By getting more females into IT, we will have a more balanced perspective. We need another point of view of how technology should be designed and used, and how it can be beneficial to society. There are very limited options when it comes to pregnancy and baby-monitoring technology because there aren’t enough females in the medical technology industry. Women have a critical role to play in technology, and their contributions could offer enormous benefits to society.
Define your own idea of success
There are so many lessons I want to share with younger women, so that they have a running start and don’t have to make the mistakes I made. It took me many years to be totally comfortable in my skin. When I was a very young manager I thought it was necessary to take on the persona of others around me who were successful. This was extremely difficult as I forced myself to be someone I was not.
Luckily I had a mentor who schooled me in the art of situational leadership and taught me how to step in and out of character when required. This was immensely valuable and now I can smile when I think about it but at the time it was extremely traumatic. So I tell young women of today, BE YOURSELF, and be changeable at the same time.
Never be defined by a title, whether that’s ‘IT manager’ or ‘woman’, but rather enhance opportunities to learn new skills and be enriched by new experiences so that you can define your own idea of success. Learn from your failures, build networks, claim your seat at the table by executing flawlessly, planning and being prepared and dream big whilst always pulling other women with you as you climb that ladder.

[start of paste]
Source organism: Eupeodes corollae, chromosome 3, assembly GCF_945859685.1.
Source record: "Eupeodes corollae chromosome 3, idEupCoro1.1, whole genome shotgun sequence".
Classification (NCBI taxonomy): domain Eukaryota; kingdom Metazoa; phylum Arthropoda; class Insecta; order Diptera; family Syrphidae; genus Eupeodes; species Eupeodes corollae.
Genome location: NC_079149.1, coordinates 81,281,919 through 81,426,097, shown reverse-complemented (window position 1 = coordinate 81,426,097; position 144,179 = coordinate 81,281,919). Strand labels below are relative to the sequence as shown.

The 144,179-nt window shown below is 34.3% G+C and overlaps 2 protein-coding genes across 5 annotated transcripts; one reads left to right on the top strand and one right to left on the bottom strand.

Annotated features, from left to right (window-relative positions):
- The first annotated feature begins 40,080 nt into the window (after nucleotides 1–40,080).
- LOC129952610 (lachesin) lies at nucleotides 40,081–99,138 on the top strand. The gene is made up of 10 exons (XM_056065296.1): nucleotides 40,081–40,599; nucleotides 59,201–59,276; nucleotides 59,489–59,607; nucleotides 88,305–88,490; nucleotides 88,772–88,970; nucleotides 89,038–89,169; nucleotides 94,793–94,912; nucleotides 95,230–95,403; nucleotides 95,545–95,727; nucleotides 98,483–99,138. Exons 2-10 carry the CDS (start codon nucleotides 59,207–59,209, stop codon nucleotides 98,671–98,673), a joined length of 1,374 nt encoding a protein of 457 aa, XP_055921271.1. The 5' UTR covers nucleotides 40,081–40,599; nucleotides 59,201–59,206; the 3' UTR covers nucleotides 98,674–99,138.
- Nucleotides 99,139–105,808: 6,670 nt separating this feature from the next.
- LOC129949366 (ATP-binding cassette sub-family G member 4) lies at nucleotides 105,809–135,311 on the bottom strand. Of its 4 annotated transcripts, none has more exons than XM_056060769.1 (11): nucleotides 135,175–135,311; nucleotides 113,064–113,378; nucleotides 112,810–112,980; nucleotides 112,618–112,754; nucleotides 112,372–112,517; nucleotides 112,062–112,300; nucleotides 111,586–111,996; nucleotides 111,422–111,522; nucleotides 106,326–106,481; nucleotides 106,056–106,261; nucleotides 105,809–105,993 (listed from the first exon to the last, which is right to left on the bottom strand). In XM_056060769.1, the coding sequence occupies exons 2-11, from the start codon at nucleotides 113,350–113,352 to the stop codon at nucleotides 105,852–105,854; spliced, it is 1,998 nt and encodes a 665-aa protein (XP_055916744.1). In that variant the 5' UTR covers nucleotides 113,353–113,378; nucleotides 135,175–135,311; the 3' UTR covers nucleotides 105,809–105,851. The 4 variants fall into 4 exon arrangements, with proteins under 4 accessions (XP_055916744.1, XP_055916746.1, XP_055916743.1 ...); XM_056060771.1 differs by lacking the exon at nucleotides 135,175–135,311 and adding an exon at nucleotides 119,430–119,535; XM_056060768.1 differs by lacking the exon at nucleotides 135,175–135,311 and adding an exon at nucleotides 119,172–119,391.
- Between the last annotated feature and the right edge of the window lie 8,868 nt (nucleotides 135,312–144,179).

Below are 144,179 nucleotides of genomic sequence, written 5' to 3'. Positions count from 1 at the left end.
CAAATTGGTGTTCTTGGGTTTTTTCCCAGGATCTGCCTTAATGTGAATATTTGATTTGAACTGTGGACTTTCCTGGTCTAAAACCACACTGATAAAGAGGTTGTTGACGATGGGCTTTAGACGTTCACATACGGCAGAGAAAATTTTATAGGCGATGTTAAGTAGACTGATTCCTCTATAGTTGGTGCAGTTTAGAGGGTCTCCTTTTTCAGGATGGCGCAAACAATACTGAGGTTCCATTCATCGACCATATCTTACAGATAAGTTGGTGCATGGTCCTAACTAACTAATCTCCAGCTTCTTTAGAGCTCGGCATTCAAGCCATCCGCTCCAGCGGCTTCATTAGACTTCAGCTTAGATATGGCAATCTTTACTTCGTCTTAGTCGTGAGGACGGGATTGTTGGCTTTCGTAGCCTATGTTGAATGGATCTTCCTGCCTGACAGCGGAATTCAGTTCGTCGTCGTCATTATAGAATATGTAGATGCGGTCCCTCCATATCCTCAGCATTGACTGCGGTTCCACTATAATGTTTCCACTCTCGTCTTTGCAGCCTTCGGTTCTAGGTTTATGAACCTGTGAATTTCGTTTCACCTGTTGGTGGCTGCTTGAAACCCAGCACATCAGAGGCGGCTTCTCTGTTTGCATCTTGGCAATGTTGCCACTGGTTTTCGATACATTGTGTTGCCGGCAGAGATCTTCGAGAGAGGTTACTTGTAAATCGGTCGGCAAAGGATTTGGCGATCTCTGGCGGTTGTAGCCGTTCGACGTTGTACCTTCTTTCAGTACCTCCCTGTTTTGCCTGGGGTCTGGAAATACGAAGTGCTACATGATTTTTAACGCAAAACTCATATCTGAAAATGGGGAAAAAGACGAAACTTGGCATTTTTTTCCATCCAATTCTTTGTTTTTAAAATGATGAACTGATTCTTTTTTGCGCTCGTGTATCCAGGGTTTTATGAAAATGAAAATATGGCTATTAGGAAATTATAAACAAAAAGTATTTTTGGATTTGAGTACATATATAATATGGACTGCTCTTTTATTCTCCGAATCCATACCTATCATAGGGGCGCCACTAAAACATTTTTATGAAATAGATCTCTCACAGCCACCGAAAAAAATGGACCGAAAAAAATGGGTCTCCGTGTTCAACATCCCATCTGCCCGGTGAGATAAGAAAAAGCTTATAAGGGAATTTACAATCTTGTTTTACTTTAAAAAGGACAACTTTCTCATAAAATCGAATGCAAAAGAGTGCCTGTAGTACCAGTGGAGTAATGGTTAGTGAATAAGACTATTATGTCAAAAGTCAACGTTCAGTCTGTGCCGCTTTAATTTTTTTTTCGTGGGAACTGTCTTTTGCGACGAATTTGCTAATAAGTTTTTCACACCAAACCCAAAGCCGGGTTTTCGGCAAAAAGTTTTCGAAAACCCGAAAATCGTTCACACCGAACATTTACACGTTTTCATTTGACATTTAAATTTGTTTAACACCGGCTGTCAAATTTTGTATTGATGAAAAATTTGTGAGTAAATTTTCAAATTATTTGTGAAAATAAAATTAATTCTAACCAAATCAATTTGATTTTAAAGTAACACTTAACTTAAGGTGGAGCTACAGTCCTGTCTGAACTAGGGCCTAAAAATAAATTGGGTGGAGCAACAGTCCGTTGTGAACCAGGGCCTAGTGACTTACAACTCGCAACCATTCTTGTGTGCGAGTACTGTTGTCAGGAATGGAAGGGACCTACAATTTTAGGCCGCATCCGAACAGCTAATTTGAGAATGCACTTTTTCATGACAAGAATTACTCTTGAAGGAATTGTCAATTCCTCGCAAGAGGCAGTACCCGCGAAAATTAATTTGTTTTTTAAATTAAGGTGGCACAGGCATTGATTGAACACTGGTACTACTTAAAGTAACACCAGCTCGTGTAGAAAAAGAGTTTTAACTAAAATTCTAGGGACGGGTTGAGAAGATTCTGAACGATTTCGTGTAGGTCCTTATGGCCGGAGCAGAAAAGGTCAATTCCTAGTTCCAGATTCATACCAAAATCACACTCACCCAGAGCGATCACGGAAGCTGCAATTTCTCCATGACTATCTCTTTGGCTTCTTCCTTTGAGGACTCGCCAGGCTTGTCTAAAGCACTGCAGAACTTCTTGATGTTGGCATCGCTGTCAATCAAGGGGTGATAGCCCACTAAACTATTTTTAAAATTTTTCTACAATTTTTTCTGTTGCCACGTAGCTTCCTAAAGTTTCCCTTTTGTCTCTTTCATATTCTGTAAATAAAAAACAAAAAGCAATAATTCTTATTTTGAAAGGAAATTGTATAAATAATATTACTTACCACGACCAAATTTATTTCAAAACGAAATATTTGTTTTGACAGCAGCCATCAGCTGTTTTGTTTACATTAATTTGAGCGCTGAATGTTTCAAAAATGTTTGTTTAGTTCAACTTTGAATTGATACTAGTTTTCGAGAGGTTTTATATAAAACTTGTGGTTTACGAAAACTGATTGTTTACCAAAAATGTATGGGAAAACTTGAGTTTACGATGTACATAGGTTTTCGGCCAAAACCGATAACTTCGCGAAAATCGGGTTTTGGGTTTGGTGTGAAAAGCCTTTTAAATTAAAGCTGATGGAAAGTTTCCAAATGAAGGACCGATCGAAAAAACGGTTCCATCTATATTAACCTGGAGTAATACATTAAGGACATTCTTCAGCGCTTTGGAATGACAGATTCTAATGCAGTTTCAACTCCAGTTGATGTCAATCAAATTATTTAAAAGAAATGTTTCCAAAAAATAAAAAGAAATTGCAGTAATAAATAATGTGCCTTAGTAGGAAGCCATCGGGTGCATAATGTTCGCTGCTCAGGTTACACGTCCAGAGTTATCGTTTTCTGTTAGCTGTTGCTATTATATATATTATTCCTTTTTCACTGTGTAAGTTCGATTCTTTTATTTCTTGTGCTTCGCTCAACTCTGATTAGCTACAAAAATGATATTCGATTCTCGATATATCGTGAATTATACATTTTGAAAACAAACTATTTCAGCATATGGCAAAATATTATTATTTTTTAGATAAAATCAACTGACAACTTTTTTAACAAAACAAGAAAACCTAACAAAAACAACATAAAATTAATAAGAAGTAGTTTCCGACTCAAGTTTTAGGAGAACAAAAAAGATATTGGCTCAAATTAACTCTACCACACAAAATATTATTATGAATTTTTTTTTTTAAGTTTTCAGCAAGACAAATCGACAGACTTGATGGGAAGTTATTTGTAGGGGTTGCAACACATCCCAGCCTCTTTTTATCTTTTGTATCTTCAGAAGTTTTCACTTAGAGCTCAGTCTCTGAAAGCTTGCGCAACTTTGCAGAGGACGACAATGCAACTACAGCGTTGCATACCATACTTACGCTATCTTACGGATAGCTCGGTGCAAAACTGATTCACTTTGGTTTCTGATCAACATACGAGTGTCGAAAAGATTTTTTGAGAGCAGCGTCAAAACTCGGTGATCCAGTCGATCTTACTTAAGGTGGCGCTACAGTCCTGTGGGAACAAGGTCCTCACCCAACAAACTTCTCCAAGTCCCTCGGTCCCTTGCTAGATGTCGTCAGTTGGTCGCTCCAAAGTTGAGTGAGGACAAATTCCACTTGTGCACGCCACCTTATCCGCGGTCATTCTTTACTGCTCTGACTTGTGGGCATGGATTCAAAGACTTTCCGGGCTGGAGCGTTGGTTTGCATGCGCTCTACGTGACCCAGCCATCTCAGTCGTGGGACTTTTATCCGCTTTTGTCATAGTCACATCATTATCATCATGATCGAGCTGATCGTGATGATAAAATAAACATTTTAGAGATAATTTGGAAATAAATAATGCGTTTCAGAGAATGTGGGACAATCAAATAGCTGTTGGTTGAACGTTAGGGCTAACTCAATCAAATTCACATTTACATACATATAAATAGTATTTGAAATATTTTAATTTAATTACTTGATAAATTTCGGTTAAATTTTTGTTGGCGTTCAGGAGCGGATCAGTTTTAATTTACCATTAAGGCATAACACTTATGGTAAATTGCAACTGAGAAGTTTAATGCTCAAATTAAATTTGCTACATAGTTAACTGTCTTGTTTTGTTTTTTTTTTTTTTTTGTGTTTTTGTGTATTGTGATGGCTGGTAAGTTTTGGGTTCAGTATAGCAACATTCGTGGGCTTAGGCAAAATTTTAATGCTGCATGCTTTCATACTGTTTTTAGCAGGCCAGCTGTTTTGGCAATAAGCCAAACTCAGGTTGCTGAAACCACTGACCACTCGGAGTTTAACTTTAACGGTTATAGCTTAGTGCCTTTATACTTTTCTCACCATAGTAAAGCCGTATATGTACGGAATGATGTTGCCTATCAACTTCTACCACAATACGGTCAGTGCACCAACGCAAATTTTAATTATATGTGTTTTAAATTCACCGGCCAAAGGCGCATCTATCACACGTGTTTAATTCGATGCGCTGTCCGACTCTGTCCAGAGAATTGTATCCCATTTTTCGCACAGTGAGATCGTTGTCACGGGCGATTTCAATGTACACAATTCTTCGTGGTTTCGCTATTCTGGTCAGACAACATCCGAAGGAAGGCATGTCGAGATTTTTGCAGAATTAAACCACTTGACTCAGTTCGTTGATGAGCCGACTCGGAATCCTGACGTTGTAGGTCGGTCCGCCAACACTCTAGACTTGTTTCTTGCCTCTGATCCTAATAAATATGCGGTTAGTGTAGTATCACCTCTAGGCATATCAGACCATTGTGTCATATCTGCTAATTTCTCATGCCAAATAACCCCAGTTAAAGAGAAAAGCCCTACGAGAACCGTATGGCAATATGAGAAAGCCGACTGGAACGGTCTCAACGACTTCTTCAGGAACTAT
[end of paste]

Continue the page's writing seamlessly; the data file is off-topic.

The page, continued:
Pay it forward as we don’t have the luxury of thinking that a mass of women in ICT will happen organically. Most importantly find those areas that align to your passions and this becomes soul food – you will never ‘work’ another day in your life.
Next for Intel
Intel is always in a state of change – there are always many opportunities available to people who want to be instrumental in creating the future and building a connected, smart world where we enable everybody not just to dream big but make their those dreams a reality.
I am one of those change agents who requires an environment like this to operate optimally. At Intel the world is literally my oyster – for now I am focused on building out the Southern Africa region and bringing the power of technology to the millions of Africans who have not necessarily had access before.
I look forward to continue being a witness as to how technology empowers and build individuals, communities, countries and regions. I am deeply honoured and humbled to be part of a worldwide and local team that does this. Many people know Intel for our processors, but we do so much more.
Through computing innovation, we push the boundaries of smart and connected technology to make amazing experiences possible for every person on earth. From powering the latest devices and the cloud many depend on, to driving policy, diversity, sustainability and education, we focus on creating value for our shareholders, customers and society at large.
This is what we do every day and the only thing more amazing than our technology is seeing what the world does with it. So for Intel and myself the road ahead is exciting and we get to plan and build that road, not just accept what comes.